This week we got our first look at the “Yes on T” flyer currently being distributed. We support the efforts of those Berkeley advocates for medical marijuana who have acted responsibly to help people find their way through the complex legal and practical problems that the chaos of State law around this issue has created. However, the assertions in the flyer urging a “yes” vote on Berkeley Measure T are so misleading that we feel compelled to reply.
The Yes on T flyer FAILS to tell voters That Measure T allows an additional dispensary in Berkeley – an increase OPPOSED by City staff. It asserts that Measure T will restrict these dispensaries to commercial areas, but it fails to point out that Berkeley’s commercial areas include small neighborhood districts where single family homes are immediately adjacent to commercial uses such as Claremont/The Uplands, The Alameda/Hopkins, Hopkins/Monterey, Sacramento/Dwight, Solano, College, and parts of University and San Pablo Avenues as well as multi-family districts like Telegraph and Downtown. Measure T PERMANENTLY STRIPS AWAY the right to comment by nearby homes and businesses. A dispensary can locate in any commercial district with no notice, no public hearing and no comment allowed!
The flyer asserts that dispensaries must be at least 600 feet away from any school but fails to mention that this distance is reduced by Measure T from 1,000 feet, and that State guidelines recommend that smoking of marijuana be prohibited 1,000 feet from schools, AND from youth centers and parks, which are not even mentioned in Measure T. The large marijuana growing areas allowed by Measure T are directly adjacent to the City’s Skateboard Park and Blue Barn Playing Fields where our kids gather. Recent studies show that Berkeley teens use marijuana at twice the rate of other teens in California. Measure T doesn’t begin to address the programs and protections which must be put in place to distance marijuana production and sales from our youth.
The Yes on T flyer asserts that cultivation is limited to no more than six locations (30,000 square feet each, that’s about four acres total) – ONLY in West Berkeley’s industrial zone. THIS IS SIMPLY NOT TRUE. In addition to 4 acres in West Berkeley, Measure T allows every house and apartment in Berkeley to grow up to 200 square feet of marijuana indoors, in addition to 10 plants outside. 200 square feet of marijuana can produce up to 24 pounds a year worth about $72,000. City staff OPPOSED setting residential cultivation this high because of negative impacts in other communities that have allowed this level of home based cultivation.
Residential cultivation is supposed to be for personal or collective medical marijuana users, but who will know? There is NO REQUIREMENT that residential growers have a license and no oversight or enforcement is provided by Measure T. Growing marijuana indoors requires significant increases in electricity and water use and frequently involves use of pesticides and insecticides. We’ve all read about fires being caused by overtaxed electrical systems used to grow marijuana. Newspaper reporters have documented the selling of chemicals not recommended for human consumption for use by marijuana growers - in Berkeley. The water used in cultivation will wash these toxins down our drains into our creeks and into the Bay.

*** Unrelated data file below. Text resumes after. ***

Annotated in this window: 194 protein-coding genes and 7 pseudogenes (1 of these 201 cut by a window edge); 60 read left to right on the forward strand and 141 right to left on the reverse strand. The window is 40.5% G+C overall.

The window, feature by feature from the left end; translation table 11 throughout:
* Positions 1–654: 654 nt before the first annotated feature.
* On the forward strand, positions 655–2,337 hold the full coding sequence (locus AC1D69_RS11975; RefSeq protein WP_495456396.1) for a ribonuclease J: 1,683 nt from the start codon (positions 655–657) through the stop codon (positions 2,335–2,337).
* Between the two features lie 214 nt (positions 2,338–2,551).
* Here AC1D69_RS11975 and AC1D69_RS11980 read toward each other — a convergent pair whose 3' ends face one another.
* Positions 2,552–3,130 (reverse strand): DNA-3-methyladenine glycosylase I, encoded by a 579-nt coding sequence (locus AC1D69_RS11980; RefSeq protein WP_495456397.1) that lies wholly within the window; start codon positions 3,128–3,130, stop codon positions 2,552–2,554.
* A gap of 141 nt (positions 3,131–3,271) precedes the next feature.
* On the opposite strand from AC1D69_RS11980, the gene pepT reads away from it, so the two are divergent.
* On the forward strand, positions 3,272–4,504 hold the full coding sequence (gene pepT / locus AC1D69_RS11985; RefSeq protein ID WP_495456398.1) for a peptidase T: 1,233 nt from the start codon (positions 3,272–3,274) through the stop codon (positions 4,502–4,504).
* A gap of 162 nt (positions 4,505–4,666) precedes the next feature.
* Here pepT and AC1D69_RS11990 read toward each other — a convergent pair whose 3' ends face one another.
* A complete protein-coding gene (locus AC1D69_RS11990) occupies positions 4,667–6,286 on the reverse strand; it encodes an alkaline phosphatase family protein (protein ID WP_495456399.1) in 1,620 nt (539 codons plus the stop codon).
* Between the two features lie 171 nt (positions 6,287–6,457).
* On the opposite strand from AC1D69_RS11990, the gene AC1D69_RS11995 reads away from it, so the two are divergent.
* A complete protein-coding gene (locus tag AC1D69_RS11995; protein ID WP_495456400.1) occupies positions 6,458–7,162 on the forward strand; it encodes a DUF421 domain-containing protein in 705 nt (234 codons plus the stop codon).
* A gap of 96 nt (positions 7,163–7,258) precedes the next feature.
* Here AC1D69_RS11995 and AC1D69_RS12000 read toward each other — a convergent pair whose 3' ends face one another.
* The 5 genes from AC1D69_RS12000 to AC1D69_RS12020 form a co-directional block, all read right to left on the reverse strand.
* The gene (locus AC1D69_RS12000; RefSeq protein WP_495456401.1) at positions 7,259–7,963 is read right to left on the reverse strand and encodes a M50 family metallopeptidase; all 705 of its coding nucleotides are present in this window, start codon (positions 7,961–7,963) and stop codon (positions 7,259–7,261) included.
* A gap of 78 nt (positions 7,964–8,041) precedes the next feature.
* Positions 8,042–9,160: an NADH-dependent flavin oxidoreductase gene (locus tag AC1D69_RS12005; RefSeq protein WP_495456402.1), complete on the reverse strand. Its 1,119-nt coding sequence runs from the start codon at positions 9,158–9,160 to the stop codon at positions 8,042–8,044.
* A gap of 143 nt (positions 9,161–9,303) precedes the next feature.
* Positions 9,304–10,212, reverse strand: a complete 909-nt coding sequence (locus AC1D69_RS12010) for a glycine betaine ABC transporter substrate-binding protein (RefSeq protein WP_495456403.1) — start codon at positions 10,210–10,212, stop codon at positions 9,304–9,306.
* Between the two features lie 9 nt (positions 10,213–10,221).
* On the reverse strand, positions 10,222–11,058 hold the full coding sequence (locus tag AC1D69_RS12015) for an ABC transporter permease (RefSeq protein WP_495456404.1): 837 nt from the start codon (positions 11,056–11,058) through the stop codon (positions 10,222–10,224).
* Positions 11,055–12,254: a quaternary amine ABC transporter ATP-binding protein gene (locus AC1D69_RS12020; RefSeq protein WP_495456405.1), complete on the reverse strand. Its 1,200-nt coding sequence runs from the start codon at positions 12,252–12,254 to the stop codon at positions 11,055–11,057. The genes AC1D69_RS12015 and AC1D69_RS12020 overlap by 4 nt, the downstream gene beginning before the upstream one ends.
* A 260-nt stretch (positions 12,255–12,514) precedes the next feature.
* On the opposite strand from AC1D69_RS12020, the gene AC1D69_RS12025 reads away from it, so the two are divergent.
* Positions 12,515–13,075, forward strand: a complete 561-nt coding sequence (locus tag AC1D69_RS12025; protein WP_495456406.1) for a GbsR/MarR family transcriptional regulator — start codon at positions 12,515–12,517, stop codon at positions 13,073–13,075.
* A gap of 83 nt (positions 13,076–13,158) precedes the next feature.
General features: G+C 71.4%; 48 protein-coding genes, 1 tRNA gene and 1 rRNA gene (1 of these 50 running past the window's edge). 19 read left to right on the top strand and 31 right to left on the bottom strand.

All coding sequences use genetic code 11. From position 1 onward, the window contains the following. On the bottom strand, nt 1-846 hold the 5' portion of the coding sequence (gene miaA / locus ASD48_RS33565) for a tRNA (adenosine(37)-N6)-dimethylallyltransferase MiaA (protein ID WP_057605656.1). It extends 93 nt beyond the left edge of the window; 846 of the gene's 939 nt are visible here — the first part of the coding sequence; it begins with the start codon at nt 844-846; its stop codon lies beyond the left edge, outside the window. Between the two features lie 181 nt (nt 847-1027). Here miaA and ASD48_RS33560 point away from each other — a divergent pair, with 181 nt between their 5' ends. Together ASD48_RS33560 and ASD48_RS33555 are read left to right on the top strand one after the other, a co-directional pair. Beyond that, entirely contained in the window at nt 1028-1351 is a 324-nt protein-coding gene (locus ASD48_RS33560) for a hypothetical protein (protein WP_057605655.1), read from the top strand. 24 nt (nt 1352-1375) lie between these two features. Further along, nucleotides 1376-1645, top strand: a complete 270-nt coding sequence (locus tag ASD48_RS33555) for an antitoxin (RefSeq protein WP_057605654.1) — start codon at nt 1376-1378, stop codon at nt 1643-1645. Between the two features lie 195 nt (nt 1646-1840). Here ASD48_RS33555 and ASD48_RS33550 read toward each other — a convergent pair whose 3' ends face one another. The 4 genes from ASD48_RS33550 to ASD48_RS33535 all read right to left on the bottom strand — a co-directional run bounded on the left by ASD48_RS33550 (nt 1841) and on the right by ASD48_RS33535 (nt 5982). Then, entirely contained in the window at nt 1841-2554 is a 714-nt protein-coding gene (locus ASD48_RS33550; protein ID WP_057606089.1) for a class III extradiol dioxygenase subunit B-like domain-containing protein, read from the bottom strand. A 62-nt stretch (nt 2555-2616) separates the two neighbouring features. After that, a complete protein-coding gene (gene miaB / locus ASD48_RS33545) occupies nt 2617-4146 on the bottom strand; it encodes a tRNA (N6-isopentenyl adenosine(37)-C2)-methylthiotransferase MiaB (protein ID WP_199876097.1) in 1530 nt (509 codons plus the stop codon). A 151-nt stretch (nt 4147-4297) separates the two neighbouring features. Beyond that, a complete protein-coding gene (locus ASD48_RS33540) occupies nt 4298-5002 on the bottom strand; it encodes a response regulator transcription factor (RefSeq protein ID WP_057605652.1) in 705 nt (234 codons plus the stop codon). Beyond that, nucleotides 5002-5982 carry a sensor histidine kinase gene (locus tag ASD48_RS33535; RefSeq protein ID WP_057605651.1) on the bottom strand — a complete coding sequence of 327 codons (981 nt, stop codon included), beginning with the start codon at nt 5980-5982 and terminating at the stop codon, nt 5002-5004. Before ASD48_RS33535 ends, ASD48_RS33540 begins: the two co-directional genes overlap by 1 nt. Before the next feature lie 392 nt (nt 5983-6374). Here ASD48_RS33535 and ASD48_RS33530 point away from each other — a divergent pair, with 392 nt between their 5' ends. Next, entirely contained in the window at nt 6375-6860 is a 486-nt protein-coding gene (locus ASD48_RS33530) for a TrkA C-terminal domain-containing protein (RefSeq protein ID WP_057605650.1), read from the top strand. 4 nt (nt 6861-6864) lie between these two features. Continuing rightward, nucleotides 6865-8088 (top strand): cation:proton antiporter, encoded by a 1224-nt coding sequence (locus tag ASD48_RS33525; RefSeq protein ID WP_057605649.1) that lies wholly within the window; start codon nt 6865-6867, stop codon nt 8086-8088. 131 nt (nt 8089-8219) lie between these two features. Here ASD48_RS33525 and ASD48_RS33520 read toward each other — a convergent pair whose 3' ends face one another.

The Yes on Measure T flyer asserts that compliance with health and safety codes and a police-approved security plan are required. Measure T MAKES NO MENTION OF HEALTH AND SAFETY CODES whatsoever and requires a police-approved security plan ONLY for dispensaries and the large West Berkeley growing facilities. The security plans are for the benefit of the marijuana facilities – not the public, and no security plan of any kind is required for residential growers.
The Yes on Measure T flyer further asserts that cultivators will be required to provide free, safe medicine to low-income patients at a dispensary. Again, this is simply NOT TRUE. Measure T only says that the provision of free medicine to low-income patients “may” be considered – it does not say “shall.” In the same vague language, it says that growing marijuana should be organic to the “maximum extent reasonable” – providing no guarantee whatsoever. There is NO REQUIREMENT for labeling of medicine with place of origin, potency, or pesticide residue.
Supporters of Measure T say they are proud of the process used to write it. City records show that five meetings were held by a four-member Council Subcommittee. Since some of these meetings might be attended by a quorum of Council Members, they were correctly designated as City Council Meetings. However, NONE of these meetings was posted on the regular Council meeting schedule so THERE WAS NO NOTICE TO THE PUBLIC! City records do not show any participation by law enforcement, school, or public health officials, neighborhood organizations or other important constituencies.
Your NO VOTE ON MEASURE T will send a message to the Council to do this over using a broad-based process that involves the whole community, and results in legislation good for Berkeley as well as for patients and the marijuana industry.